Fireplace-picture-1

How Does Fire Relate to Clutter?

Now that winter is here I like to have a fire going each night in the fireplace of my home. I find that it not only produces warmth, but that it also relaxes me. I like watching how the flames dance in random patterns and the crackle sounds that the fire makes.

How does fire relate to clutter?

Let’s start with a definition of fire from Wikipedia, the free encyclopedia:

Fire is the rapid oxidation of a material in the exothermic chemical process of combustion, releasing heat, light, and various reaction products.[1] Slower oxidative processes like rusting or digestion are not included by this definition.

The flame is the visible portion of the fire. If hot enough, the gases may become ionized to produce plasma.[2] Depending on the substances alight, and any impurities outside, the color of the flame and the fire’s intensity will be different.

Fire in its most common form can result in conflagration, which has the potential to cause physical damage through burning. Fire is an important process that affects ecological systems around the globe. The positive effects of fire include stimulating growth and maintaining various ecological systems. Fire has been used by humans for cooking, generating heat, light, signaling, and propulsion purposes. The negative effects of fire include hazard to life and property, atmospheric pollution, and water contamination.[3] If fire removes protective vegetation, heavy rainfall may lead to an increase in soil erosion by water.[4] Also, when vegetation is burned, the nitrogen it contains is released into the atmosphere, unlike elements such as potassium and phosphorus which remain in the ash and are quickly recycled into the soil. This loss of nitrogen caused by a fire produces a long-term reduction in the fertility of the soil, which only slowly recovers as nitrogen is “fixed” from the atmosphere by lightning and by leguminous plants such as clover.

 

Fire, like the clutter in our lives, is a process that causes various reactions.

The flame, like physical clutter in the home, is the visible portion of the fire. The intensity of the fire is determined by the substances in it. Likewise, the severity of our clutter is determined by the type and intensity of the cluttergories (physical, mental, digital, temporal, and sensual) in our lives.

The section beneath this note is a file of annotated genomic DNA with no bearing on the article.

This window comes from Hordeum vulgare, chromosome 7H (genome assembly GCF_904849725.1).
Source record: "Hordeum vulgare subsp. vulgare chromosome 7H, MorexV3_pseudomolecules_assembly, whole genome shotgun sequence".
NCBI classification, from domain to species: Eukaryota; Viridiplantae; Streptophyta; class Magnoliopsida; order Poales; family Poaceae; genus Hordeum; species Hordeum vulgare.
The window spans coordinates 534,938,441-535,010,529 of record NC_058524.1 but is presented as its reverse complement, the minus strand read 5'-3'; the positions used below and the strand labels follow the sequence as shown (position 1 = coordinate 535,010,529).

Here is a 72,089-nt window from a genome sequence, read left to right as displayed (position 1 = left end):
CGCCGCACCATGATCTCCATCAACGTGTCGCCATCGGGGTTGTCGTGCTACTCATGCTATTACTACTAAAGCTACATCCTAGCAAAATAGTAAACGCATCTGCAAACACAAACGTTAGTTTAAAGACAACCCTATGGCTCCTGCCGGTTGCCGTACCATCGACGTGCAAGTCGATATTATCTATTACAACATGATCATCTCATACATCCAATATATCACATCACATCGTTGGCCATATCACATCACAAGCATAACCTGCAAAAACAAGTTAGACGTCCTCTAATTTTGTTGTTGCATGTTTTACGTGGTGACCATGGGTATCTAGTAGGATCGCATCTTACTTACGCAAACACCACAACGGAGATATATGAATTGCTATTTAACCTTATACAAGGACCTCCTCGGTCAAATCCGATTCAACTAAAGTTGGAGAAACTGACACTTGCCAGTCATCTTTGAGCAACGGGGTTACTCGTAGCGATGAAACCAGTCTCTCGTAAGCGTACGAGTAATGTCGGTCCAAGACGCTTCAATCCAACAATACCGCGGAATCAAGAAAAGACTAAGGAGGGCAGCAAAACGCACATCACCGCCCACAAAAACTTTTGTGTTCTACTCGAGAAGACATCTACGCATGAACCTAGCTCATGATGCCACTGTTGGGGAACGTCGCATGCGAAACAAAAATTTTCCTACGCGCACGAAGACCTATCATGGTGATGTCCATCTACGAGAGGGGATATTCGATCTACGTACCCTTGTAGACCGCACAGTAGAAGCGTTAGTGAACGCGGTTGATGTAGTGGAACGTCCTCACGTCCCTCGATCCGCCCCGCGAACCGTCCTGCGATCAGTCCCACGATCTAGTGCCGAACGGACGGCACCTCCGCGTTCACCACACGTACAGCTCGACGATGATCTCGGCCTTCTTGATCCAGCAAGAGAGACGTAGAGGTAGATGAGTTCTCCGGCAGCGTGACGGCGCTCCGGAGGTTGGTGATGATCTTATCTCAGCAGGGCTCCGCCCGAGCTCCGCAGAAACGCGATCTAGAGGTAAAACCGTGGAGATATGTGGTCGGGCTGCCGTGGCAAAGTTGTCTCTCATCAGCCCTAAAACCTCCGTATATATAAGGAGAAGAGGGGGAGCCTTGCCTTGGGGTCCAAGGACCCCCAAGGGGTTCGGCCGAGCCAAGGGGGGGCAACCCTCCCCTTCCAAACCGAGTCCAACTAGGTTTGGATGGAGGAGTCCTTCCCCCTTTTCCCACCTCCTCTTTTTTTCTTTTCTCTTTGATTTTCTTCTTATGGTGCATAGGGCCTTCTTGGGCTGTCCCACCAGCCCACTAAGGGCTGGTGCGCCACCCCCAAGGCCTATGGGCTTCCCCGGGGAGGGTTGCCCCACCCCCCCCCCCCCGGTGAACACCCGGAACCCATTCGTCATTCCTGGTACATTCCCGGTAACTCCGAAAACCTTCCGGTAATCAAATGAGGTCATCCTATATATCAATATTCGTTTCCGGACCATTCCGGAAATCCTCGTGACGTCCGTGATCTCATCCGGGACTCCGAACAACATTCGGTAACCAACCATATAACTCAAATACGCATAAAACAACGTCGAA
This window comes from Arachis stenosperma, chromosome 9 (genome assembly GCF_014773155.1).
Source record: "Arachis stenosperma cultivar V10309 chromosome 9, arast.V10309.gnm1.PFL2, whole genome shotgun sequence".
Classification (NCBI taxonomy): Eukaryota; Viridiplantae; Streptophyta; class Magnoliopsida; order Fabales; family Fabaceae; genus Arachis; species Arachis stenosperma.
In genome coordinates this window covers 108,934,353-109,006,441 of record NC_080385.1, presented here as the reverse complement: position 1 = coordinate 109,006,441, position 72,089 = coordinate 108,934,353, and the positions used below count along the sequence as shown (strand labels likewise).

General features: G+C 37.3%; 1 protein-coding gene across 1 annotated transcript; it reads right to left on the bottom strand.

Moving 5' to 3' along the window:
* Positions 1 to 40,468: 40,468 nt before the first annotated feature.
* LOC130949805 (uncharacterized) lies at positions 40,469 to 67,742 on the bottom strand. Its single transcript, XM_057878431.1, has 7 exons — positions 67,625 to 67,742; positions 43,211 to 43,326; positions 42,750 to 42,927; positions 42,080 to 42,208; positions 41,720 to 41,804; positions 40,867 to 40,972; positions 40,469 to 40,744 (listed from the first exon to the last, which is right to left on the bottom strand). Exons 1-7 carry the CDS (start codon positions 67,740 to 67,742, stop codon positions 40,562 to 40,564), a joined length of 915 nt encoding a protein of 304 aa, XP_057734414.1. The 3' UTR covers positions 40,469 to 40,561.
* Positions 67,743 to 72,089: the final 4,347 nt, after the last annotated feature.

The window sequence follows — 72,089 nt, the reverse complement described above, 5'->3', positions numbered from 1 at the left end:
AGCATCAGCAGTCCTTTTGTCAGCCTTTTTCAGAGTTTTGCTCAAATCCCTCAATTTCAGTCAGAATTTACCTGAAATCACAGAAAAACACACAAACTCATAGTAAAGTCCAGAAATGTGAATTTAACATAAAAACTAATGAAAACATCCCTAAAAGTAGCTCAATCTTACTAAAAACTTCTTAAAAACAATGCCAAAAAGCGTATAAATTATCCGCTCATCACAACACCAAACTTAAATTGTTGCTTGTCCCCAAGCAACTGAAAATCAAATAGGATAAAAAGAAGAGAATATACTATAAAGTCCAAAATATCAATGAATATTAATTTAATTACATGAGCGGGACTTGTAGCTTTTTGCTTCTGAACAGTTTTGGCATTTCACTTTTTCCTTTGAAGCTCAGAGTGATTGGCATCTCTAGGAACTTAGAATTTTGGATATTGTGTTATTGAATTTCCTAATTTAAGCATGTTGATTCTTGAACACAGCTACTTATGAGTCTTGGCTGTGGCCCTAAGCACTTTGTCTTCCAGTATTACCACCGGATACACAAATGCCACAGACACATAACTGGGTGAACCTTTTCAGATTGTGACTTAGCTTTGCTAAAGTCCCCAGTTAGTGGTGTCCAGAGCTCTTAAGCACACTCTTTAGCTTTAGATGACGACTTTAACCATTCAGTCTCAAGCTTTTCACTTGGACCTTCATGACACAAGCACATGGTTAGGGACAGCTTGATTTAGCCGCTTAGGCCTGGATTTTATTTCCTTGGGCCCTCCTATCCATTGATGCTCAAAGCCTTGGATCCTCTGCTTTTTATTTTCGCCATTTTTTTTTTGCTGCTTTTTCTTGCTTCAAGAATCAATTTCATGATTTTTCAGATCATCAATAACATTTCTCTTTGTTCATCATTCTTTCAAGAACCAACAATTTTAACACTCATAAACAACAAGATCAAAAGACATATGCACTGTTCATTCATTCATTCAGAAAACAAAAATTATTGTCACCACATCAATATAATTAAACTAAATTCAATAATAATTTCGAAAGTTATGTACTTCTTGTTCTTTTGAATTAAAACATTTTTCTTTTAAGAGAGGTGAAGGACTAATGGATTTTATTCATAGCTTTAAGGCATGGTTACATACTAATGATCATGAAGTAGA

Finally, fire can cause physical damage but is also an important part of the ecological systems around the globe; fire stimulates growth and helps maintain those systems. Clutter can also cause damage, especially when it reaches the level of hoarding. Getting rid of the clutter is an important part of stimulating growth in ourselves, as well as giving us a clean environment in which to live.

Now that we see how fire relates to clutter, let’s return to the fireplace in my home.

Fireplace-picture-2

As I said, the fire helps me relax, which helps me better process the mental clutter in my life. I have also been known to fall asleep on the couch in front of the fire. A nap also helps me process the mental clutter!

How do you process the mental clutter in your life?

Our fireplace is double sided, facing both the family room and my home office. This actually helps me keep the physical clutter at bay in my home. For safety sake we have to keep the area around the fireplace clear of anything flammable. This also acts a trigger for me to keep the family room and home office clear of clutter so that we can better enjoy the fire, a mental trick of sorts.

Do you have any tips or tricks for managing the physical clutter in your life?

Winter is enjoyable for me because it tends to be a slower time of year. It is a time of reflection and goal setting with the new calendar year; a time to examine the cluttergories that might be affecting me. The fire is a cozy way to encourage that process and de-clutter my life.

I invite you to use fire as a tool, as I do, to help you process the clutter in life.

1 reply
  1. avatar
    Brenda Avadian STUFFologist says:

    Eric thanks for this restorative view of fire.
    I’m still caught between the scare of the Station Fire, which is included in the STUFFology 101 book and your words here.
    I find myself pondering the value survivalists maintain in “making a fire so you may boil water… ”
    The nap sounds good for restoring equilibrium. Although, I tend to drive through my days until my head hits the pillow and I’m fast asleep. If I’m lucky I can read about three pages of a book before I sleep.
    Nice photo of the fireplace. That alone produces warm feelings or tranquility in me.

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